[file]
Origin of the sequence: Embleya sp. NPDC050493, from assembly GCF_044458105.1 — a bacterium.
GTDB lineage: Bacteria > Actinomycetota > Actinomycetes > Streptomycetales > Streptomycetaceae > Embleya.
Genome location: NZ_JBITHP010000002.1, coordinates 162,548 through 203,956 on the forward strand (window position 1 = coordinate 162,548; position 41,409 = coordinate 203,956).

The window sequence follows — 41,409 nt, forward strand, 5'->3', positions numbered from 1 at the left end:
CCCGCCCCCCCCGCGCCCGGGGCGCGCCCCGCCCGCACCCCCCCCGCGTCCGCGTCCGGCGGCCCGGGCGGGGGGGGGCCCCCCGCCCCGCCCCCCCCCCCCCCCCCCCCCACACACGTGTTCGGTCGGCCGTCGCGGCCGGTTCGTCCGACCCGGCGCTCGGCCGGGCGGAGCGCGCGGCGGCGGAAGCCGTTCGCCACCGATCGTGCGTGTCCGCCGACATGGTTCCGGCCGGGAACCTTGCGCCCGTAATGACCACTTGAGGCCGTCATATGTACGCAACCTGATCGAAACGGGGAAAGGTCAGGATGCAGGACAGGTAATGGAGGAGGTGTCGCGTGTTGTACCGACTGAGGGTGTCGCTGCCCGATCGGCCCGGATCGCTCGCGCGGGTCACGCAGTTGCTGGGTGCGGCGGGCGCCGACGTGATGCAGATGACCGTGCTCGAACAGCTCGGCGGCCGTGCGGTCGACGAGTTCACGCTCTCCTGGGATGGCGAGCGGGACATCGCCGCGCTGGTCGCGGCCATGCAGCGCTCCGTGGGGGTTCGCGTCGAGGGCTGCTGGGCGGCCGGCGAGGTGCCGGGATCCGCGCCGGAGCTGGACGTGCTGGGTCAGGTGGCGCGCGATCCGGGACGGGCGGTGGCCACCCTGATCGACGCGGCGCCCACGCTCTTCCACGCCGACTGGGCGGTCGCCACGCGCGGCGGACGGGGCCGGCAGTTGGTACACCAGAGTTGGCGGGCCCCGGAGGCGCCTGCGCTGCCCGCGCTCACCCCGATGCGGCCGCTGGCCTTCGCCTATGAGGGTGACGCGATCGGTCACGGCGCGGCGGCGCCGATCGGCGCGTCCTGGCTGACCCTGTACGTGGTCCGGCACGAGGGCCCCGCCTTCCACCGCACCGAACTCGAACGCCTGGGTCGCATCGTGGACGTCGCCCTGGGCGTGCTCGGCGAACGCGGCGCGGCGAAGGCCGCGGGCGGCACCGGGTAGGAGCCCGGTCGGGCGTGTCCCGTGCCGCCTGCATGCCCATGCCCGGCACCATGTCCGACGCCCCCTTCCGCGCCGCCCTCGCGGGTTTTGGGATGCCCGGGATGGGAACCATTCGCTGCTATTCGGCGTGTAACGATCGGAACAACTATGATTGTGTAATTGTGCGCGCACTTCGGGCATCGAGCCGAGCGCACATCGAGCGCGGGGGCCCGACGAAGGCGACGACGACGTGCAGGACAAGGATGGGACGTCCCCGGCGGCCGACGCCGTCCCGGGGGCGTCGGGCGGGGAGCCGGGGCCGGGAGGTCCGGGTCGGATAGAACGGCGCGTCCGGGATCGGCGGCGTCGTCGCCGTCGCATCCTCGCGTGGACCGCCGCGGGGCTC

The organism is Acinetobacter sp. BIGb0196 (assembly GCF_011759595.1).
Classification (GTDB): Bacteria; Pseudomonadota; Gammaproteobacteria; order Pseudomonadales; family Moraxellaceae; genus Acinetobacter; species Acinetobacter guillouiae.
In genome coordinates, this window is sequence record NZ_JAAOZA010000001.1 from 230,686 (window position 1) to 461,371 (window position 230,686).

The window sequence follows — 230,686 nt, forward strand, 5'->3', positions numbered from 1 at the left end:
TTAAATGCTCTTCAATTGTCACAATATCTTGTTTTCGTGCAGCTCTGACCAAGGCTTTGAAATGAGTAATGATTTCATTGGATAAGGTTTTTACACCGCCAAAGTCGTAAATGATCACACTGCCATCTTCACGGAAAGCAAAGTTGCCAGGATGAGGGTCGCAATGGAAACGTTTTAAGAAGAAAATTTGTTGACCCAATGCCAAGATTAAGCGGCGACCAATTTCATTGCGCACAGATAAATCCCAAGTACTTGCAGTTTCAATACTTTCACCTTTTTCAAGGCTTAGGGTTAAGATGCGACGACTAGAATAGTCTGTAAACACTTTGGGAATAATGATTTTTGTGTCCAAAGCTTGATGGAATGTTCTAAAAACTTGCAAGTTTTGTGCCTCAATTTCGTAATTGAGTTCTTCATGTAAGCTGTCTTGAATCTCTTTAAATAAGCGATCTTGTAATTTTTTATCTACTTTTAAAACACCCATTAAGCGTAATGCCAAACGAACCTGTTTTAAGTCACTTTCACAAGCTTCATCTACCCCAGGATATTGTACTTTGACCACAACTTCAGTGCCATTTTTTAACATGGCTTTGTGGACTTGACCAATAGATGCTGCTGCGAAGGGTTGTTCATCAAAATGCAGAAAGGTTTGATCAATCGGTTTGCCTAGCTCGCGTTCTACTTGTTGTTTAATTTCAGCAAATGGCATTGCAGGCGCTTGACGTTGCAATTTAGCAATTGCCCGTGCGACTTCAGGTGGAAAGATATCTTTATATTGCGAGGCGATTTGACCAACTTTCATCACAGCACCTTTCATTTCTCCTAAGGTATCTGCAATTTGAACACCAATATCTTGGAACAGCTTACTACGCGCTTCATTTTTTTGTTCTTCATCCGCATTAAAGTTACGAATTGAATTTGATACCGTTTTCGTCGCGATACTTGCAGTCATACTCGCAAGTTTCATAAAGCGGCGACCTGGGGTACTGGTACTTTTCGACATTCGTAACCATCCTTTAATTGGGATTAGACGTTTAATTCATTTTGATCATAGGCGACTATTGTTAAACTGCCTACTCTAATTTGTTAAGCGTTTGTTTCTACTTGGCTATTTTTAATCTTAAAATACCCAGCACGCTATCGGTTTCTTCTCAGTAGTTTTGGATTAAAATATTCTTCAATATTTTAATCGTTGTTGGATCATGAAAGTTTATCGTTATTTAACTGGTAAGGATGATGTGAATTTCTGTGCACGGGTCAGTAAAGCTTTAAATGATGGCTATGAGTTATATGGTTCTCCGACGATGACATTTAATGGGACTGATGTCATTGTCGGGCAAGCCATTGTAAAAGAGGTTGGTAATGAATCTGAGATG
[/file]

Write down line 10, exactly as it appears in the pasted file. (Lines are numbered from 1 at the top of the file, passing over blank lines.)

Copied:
TTAAATGCTCTTCAATTGTCACAATATCTTGTTTTCGTGCAGCTCTGACCAAGGCTTTGAAATGAGTAATGATTTCATTGGATAAGGTTTTTACACCGCCAAAGTCGTAAATGATCACACTGCCATCTTCACGGAAAGCAAAGTTGCCAGGATGAGGGTCGCAATGGAAACGTTTTAAGAAGAAAATTTGTTGACCCAATGCCAAGATTAAGCGGCGACCAATTTCATTGCGCACAGATAAATCCCAAGTACTTGCAGTTTCAATACTTTCACCTTTTTCAAGGCTTAGGGTTAAGATGCGACGACTAGAATAGTCTGTAAACACTTTGGGAATAATGATTTTTGTGTCCAAAGCTTGATGGAATGTTCTAAAAACTTGCAAGTTTTGTGCCTCAATTTCGTAATTGAGTTCTTCATGTAAGCTGTCTTGAATCTCTTTAAATAAGCGATCTTGTAATTTTTTATCTACTTTTAAAACACCCATTAAGCGTAATGCCAAACGAACCTGTTTTAAGTCACTTTCACAAGCTTCATCTACCCCAGGATATTGTACTTTGACCACAACTTCAGTGCCATTTTTTAACATGGCTTTGTGGACTTGACCAATAGATGCTGCTGCGAAGGGTTGTTCATCAAAATGCAGAAAGGTTTGATCAATCGGTTTGCCTAGCTCGCGTTCTACTTGTTGTTTAATTTCAGCAAATGGCATTGCAGGCGCTTGACGTTGCAATTTAGCAATTGCCCGTGCGACTTCAGGTGGAAAGATATCTTTATATTGCGAGGCGATTTGACCAACTTTCATCACAGCACCTTTCATTTCTCCTAAGGTATCTGCAATTTGAACACCAATATCTTGGAACAGCTTACTACGCGCTTCATTTTTTTGTTCTTCATCCGCATTAAAGTTACGAATTGAATTTGATACCGTTTTCGTCGCGATACTTGCAGTCATACTCGCAAGTTTCATAAAGCGGCGACCTGGGGTACTGGTACTTTTCGACATTCGTAACCATCCTTTAATTGGGATTAGACGTTTAATTCATTTTGATCATAGGCGACTATTGTTAAACTGCCTACTCTAATTTGTTAAGCGTTTGTTTCTACTTGGCTATTTTTAATCTTAAAATACCCAGCACGCTATCGGTTTCTTCTCAGTAGTTTTGGATTAAAATATTCTTCAATATTTTAATCGTTGTTGGATCATGAAAGTTTATCGTTATTTAACTGGTAAGGATGATGTGAATTTCTGTGCACGGGTCAGTAAAGCTTTAAATGATGGCTATGAGTTATATGGTTCTCCGACGATGACATTTAATGGGACTGATGTCATTGTCGGGCAAGCCATTGTAAAAGAGGTTGGTAATGAATCTGAGATG